There is a simple accelerometer in this handset that’s intended to do something akin to what the iPhone does when you turn it on its side. The problem is that it’s apparently not a very good one, because the handset sometimes takes some convincing to really turn, and even when it does, it’s often a bit of a mess. Not all applications (e.g. Google Mail) seem to support it properly, so you end up with your screen sideways, but your soft-keys still thinking things are in portrait. Basically I think this is a wasted feature as the phone is pretty awkward when held sideways anyway, so there’s not much motivation to use it in that mode.
Obviously, overall, I was much less satisfied with the E66 than I was with the E71. I didn’t even bother setting up synchronization with my laptop because I have no desire to “move in” on this phone properly. I’ll be sending it back as soon as it’s requested. Here’s a few things that using this handset taught me:
- I won’t be getting another handset without a QWERTY keyboard (or at least an on-screen keyboard a la iPhone),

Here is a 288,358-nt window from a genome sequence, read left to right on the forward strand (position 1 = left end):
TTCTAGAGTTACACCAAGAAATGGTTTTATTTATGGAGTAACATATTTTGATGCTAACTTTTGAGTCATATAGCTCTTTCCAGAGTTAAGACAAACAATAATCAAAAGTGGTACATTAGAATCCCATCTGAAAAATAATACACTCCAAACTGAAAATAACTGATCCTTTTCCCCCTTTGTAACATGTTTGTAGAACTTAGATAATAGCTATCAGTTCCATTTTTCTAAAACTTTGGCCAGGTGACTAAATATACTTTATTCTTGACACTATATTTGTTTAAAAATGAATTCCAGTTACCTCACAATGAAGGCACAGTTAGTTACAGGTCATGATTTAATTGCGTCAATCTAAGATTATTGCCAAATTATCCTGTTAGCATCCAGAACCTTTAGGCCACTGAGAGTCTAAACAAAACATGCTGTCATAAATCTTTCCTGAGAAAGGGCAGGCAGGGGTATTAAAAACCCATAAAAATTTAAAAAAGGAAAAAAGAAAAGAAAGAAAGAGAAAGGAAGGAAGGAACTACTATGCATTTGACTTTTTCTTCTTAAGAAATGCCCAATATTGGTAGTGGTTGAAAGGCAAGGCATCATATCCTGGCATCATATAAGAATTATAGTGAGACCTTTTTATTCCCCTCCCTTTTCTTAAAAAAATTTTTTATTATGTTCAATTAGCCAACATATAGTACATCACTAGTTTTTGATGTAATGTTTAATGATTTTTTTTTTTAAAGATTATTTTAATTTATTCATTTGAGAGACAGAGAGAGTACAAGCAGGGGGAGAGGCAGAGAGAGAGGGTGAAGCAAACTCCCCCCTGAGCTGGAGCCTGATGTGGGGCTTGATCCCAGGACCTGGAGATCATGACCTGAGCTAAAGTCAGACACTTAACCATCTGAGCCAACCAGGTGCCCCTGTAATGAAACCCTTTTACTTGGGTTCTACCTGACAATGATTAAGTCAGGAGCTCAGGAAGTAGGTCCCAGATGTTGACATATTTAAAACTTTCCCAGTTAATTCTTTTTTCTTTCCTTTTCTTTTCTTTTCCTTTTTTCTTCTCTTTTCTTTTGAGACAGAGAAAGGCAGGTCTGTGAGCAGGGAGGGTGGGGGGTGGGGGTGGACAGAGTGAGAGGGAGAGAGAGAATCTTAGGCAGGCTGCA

- I’m not a fan of slider-style handsets,
- I’d rather have no GPS at all than have it, and have it be inaccurate (I’ll just get by on cell-tower triangulation thanks),
- Little things (like the material used to make keys) make a big difference to your experience with a handset
Verdict: E66, no thanks. E71, yes please.
Now that I’ve been using the Nokia E71 NAM for a few weeks, I wanted to post a follow-up review covering some of the more “day-to-day reality” aspects of the phone. I’m going to bullet-point my observations/comments for brevity’s sake, and as with my initial review, any comparisons made here are as compared to my Nokia E61:
- The operating system is much snappier and more responsive overall. The phone just feels a lot faster than the E61.
- The new 5 way navigation key absolutely rocks compared to the little joystick on the E61. The only thing I don’t like is that perhaps the outside edge (“arrows”) could be a little bit wider to make it easier to hit with the end of a finger.
- Connecting to and using EDGE seems a LOT faster.
- Wifi connect time and bandwidth/throughout also seems a lot faster.
- Web pages render and respond a lot quicker (scrolling etc)
- I like that when the phone is “asleep”, if you hold down on the middle button, the screen shows you a large clock for a brief period (including icons for any messages, missed calls, etc)
- From the Home Screen, you can start typing the name of a contact and they will appear in a list so you can just select them from right there.
- You can also dial letters now, which was a frustration of mine with the E61. If, for example, you needed to dial 1800FLOWERS, there was no way to do that on the E61 without figuring out what “FLOWERS” is in numbers, which is hard because you don’t have a normal phone keypad, you have a QWERTY keyboard instead. On the E71 you can dial 1800FLOWERS and it will figure it out.